Justification, action, and proclamation--combined we form "AUTOLABOROLOGICAL FUNDAMENTALISM"! <Cue Theme Song> "Nemesis of all Lutherans, everywhere!"
Look, I know it's never going to catch on, but humor me...
Verse 9 is cited in an editorial insert in Formula of Concord, Solid Declaration, Article 3: Righteousness (SD 3.51) at the end of the seventh antithesis. The FC reference is to the arguments from the Council of Trent and presents a consistent Lutheran response: if we think our righteousness comes from anything added to Jesus' grace through faith, it is work's righteousness.
Verse 10 comes up twice in Apology of the Augsburg Confession. First is Article 4: Justification (AP 4:92) as a quote among others explaining Paul's argument that faith justifies. Second is Article 13: Number and Use of the Sacraments (AP 13.23) as part of a larger argument about justification and communion--you can probably guess where this is going. The faith of Jesus justifies, not the sacrament of communion and not faith in communion. Said more carefully: communion does not justify us with God because we believe communion forgives sins; justification comes through the faith of Jesus, which the Spirit pours over our hearts when we hear the gospel proclaimed, and this justifying faith drives us to the waters of baptism and the reception of communion. (**Note: The previous sentence is not directly from AP 13, but an amalgam of arguments from AP 13, other articles in AP, AC, SC, and FC.**)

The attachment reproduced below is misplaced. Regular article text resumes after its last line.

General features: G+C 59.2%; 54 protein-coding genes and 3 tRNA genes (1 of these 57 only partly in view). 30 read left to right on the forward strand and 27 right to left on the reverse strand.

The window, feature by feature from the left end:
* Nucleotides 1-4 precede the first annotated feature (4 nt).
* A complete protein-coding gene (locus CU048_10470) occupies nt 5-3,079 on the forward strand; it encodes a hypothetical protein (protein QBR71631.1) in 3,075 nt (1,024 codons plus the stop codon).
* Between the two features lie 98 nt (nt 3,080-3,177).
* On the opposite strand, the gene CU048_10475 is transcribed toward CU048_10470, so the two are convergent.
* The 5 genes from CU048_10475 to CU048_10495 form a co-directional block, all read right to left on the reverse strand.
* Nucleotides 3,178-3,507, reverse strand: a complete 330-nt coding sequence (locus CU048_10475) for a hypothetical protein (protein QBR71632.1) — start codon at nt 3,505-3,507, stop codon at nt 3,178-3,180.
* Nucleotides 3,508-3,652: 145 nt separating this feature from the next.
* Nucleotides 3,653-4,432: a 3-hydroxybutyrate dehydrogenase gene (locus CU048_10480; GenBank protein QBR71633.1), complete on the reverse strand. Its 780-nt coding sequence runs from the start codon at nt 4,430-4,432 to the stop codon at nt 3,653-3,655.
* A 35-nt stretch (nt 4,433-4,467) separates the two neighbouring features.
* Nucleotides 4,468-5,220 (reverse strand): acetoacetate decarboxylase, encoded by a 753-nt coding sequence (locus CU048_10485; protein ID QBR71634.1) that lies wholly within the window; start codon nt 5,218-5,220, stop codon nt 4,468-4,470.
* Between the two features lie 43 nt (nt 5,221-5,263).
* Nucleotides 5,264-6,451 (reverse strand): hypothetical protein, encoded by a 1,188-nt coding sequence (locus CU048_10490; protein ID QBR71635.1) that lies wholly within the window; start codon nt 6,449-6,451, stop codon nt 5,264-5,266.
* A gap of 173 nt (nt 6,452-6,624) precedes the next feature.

Verse 12 is quoted in Formula of Concord, Solid Declaration, Article 11: Election (SD 11.28) to show that the promise of the gospel pertains to all people regardless of whether or not they finally end up in heaven. A small point in the election argument, but an important one.
The first Sunday in Lent provides an excellent opportunity to reflect on from whence comes our justification. Not through our works, not through the sacraments, indeed not through anything we do, God continues to justify us through the faith of Jesus.
- What are we still trying to do in the hopes that God would love us?
- How do we confuse the human actions of the gathered Church with God's actions therein?
- How do our own prejudices keep us from proclaiming the gospel to everyone?